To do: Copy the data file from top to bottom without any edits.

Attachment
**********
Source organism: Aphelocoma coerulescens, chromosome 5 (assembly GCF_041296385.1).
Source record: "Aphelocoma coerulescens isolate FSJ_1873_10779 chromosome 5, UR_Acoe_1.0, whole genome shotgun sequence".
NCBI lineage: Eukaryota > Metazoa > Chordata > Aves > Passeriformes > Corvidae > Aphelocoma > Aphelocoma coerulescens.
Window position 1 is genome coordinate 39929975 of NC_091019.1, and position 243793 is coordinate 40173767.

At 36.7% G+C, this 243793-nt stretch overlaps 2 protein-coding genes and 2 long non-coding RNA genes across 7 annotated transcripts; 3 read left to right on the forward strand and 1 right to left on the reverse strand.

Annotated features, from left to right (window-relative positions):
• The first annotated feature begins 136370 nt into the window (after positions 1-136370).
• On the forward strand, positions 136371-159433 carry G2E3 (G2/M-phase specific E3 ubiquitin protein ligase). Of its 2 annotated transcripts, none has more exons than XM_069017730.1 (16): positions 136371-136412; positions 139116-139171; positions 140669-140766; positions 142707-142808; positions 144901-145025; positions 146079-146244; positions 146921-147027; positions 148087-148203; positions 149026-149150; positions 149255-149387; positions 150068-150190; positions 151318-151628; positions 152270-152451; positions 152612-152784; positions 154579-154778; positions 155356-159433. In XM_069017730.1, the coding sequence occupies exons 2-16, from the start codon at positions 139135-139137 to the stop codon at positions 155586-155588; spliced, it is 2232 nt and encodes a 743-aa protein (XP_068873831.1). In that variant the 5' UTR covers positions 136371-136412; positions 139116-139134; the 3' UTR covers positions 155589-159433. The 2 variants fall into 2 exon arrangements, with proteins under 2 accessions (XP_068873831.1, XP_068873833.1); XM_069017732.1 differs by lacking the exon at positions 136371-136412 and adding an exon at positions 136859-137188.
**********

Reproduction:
Source organism: Aphelocoma coerulescens, chromosome 5 (assembly GCF_041296385.1).
Source record: "Aphelocoma coerulescens isolate FSJ_1873_10779 chromosome 5, UR_Acoe_1.0, whole genome shotgun sequence".
NCBI lineage: Eukaryota > Metazoa > Chordata > Aves > Passeriformes > Corvidae > Aphelocoma > Aphelocoma coerulescens.
Window position 1 is genome coordinate 39929975 of NC_091019.1, and position 243793 is coordinate 40173767.

At 36.7% G+C, this 243793-nt stretch overlaps 2 protein-coding genes and 2 long non-coding RNA genes across 7 annotated transcripts; 3 read left to right on the forward strand and 1 right to left on the reverse strand.

Annotated features, from left to right (window-relative positions):
• The first annotated feature begins 136370 nt into the window (after positions 1-136370).
• On the forward strand, positions 136371-159433 carry G2E3 (G2/M-phase specific E3 ubiquitin protein ligase). Of its 2 annotated transcripts, none has more exons than XM_069017730.1 (16): positions 136371-136412; positions 139116-139171; positions 140669-140766; positions 142707-142808; positions 144901-145025; positions 146079-146244; positions 146921-147027; positions 148087-148203; positions 149026-149150; positions 149255-149387; positions 150068-150190; positions 151318-151628; positions 152270-152451; positions 152612-152784; positions 154579-154778; positions 155356-159433. In XM_069017730.1, the coding sequence occupies exons 2-16, from the start codon at positions 139135-139137 to the stop codon at positions 155586-155588; spliced, it is 2232 nt and encodes a 743-aa protein (XP_068873831.1). In that variant the 5' UTR covers positions 136371-136412; positions 139116-139134; the 3' UTR covers positions 155589-159433. The 2 variants fall into 2 exon arrangements, with proteins under 2 accessions (XP_068873831.1, XP_068873833.1); XM_069017732.1 differs by lacking the exon at positions 136371-136412 and adding an exon at positions 136859-137188.